Forestry: A Suc­cess Story in Clean Tech

Policy - - Contents - Derek Nigh­bor

The Cana­dian forestry sec­tor has be­come a leader in clean en­ergy and clean tech, both in in­dus­try and com­mu­ni­ties it serves. The in­dus­try has al­ready met the 2016 Paris Agree­ment tar­get of re­duc­ing GHG emis­sions to 30 per cent be­low 2005 lev­els by 2030. Derek Nigh­bor, head of the Cana­dian For­est Prod­ucts As­so­ci­a­tion, tells a Cana­dian suc­cess story.

For more than three decades, the Cana­dian for­est prod­ucts sec­tor has been a leader in the in­no­va­tion, de­vel­op­ment, and uti­liza­tion of clean tech­nolo­gies—and in do­ing so, has po­si­tioned it­self at the fore­front of en­ergy change that ben­e­fits the en­vi­ron­ment and the econ­omy.

The pulp and pa­per sec­tor be­gan show­ing signs of suc­cess in re­duc­ing green­house gases (GHGs) in the 1990s. Through­out the 2000s, some 30 fa­cil­i­ties across the coun­try were up­grad­ing their en­ergy sys­tems to pro­duce green elec­tric­ity from biomass. To­day, enough elec­tric­ity is pro­duced across the Cana­dian for­est prod­ucts sec­tor to power the city of Van­cou­ver for an en­tire year. Over the course of this trans­for­ma­tion, the sec­tor has cut its GHGs by ap­prox­i­mately 67 per cent.

The in­dus­try has con­tin­ued to gain mo­men­tum by ad­vanc­ing its clean en­ergy agenda with a to­tal in­vest­ment of more than $2 bil­lion in in­no­va­tion de­vel­op­ment.

Be­tween 2010 to 2015, for ex­am­ple, Can­for Cor­po­ra­tion in­vested a to­tal of $400 mil­lion in cap­i­tal up­grades to its Prince George, Bri­tish Columbia fa­cil­ity which in­cluded $58 mil­lion to in­crease the fa­cil­ity’s power gen­er­a­tion and en­ergy ef­fi­ciency.

The in­vest­ment paved the way for a strate­gic part­ner­ship with Li­cella Fi­bre Fu­els and Can­for Pulp through which the two com­pa­nies re­searched op­por­tu­ni­ties to in­te­grate Li­cella’s unique and patented Cat­alytic Hy­drother­mal Re­ac­tor (Cat-HTR) up­grad­ing plat­form into Can­for Pulp’s kraft and me­chan­i­cal pulp mills.

Through the con­ver­sion of biomass, which in­cluded wood residue from Can­for Pulp’s kraft pulp­ing pro­cesses, the Cat-HTR was rec­og­nized as a tech­nol­ogy that could re­port­edly take be­tween 20 to 30 min­utes to pro­duce a re­new­able biocrude oil that would lead to the pro­duc­tion of next-gen­er­a­tion bio­fu­els and bio­chem­i­cals.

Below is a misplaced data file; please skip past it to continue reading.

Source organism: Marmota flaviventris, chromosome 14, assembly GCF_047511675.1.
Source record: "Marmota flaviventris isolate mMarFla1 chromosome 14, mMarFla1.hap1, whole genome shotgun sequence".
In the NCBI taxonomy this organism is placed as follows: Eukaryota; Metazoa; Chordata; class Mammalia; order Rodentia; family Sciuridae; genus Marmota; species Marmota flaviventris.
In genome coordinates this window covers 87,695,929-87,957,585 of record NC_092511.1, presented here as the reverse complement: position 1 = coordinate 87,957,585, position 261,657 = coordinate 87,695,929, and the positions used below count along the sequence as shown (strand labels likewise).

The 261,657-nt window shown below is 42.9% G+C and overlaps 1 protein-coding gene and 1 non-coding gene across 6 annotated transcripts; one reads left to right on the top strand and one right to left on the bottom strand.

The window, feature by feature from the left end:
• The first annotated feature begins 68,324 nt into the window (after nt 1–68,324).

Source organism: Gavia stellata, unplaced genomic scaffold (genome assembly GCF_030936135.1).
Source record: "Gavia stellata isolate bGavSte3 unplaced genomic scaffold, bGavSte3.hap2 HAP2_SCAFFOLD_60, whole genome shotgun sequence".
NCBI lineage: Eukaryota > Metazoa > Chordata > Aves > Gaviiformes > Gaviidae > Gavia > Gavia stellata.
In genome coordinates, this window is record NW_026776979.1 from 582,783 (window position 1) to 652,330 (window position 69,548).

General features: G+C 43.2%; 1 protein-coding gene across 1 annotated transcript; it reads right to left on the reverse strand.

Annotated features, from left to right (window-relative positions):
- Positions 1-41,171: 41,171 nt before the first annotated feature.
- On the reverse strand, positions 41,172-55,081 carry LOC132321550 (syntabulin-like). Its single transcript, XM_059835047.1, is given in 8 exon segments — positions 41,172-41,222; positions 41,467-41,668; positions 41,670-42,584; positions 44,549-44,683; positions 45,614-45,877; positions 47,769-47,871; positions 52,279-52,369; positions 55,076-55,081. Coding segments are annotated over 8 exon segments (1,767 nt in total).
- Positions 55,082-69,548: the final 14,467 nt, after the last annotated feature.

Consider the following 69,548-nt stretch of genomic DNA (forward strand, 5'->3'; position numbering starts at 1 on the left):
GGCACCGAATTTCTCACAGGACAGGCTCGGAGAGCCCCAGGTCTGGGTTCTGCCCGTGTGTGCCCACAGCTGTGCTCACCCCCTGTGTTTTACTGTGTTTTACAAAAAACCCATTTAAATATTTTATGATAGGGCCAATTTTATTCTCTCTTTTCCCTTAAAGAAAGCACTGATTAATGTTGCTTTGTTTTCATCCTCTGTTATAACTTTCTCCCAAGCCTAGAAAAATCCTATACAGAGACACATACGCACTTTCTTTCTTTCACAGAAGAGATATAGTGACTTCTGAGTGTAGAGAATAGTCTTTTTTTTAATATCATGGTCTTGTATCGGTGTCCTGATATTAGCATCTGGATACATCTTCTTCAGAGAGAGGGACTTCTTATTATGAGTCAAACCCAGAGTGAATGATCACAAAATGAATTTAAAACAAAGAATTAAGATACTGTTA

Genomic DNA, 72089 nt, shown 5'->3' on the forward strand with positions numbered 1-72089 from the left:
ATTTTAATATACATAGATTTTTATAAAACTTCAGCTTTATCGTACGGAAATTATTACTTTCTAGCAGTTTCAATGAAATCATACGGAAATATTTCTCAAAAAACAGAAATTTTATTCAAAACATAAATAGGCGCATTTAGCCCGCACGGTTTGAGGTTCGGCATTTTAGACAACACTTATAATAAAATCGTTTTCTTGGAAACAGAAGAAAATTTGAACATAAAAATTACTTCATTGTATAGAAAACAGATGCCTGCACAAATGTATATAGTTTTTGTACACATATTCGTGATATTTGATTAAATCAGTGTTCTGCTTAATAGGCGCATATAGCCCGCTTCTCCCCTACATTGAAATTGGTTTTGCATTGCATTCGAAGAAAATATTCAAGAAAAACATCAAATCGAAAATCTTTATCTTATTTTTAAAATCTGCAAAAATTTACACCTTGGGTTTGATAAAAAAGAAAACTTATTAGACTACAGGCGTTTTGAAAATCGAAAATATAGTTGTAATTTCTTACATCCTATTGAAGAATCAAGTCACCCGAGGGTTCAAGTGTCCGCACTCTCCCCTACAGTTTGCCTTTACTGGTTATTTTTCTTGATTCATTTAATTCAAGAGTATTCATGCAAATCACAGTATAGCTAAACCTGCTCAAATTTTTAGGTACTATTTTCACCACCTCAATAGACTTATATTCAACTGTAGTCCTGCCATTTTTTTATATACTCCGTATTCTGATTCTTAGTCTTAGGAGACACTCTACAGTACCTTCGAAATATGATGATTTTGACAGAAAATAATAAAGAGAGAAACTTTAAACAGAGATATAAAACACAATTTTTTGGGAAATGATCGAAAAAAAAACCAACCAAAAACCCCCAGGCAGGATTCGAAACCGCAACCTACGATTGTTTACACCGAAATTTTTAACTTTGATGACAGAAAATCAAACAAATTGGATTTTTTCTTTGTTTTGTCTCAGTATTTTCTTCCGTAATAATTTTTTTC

In re­cent years, other Cana­dian in­dus­try lead­ers have been equally proac­tive in im­ple­ment­ing clean tech­nol­ogy de­vel­op­ments. Amidst a num­ber of clean en­ergy de­vel­op­ments came the world’s first cel­lu­lose fil­a­ment plant, in Que­bec. In 2013, FPIn­no­va­tions launched a rev­o­lu­tion­ary three-year re­search project on cel­lu­lose fil­a­ments (CF). Work­ing with the newly formed Kruger Bio­ma­te­ri­als Inc, the world’s first cel­lu­lose fil­a­ment demon­stra­tion plant was opened in Trois-Rivières. The plant has a five-tonne a day pro­duc­tion line and op­er­ates on a sim­ple and ef­fi­cient chem­i­cal-free process that only uses me­chan­i­cal en­ergy and wood fi­bres.

A Cana­dian in­no­va­tion, CF is an en­gi­neered bio­ma­te­rial ex­tracted from wood pulp fi­bre through me­chan­i­cal peel­ing. The process does not re­quire the use of chem­i­cals or en­zymes and does not pro­duce ef­flu­ents, mak­ing them en­vi­ron­men­tally friendly and well-suited for the Cana­dian for­est in­dus­try. CF is con­sid­ered a highly in­no­va­tive wood-fi­bre-based bio­ma­te­rial that will con­tinue to have a trans­form­ing im­pact on Canada’s for­est prod­ucts sec­tor due to its ca­pac­ity to be in­te­grated into other ma­te­ri­als and en­hance their strength, light­weight, and flex­i­bil­ity char­ac­ter­is­tics.

Enough elec­tric­ity is pro­duced across the Cana­dian for­est prod­ucts sec­tor to power the city of Van­cou­ver for an en­tire year. Over the course of this trans­for­ma­tion, the sec­tor has cut its GHGs by ap­prox­i­mately 67 per cent.

There are a num­ber of ex­am­ples of biomass be­ing used out­side of the sec­tor, in­clud­ing the Bioen­ergy Re­search and Demon­stra­tion Fa­cil­ity (BRDF) that opened in Bri­tish Columbia in 2012. In part­ner­ship with the fed­eral gov­ern­ment and forestry part­ners such as FPIn­no­va­tions, Canada’s wood prod­ucts re­search in­sti­tute, and the Cana­dian Wood Coun­cil, the Univer­sity of Bri­tish Columbia (UBC) launched the fa­cil­ity—a $34 mil­lion clean en­ergy struc­ture that pro­duces clean heat and elec­tric­ity from re­new­able bioen­ergy.

The BRDF daily op­er­a­tion re­quires two to three truck­loads of tree trim­mings and wood chips di­verted from lo­cal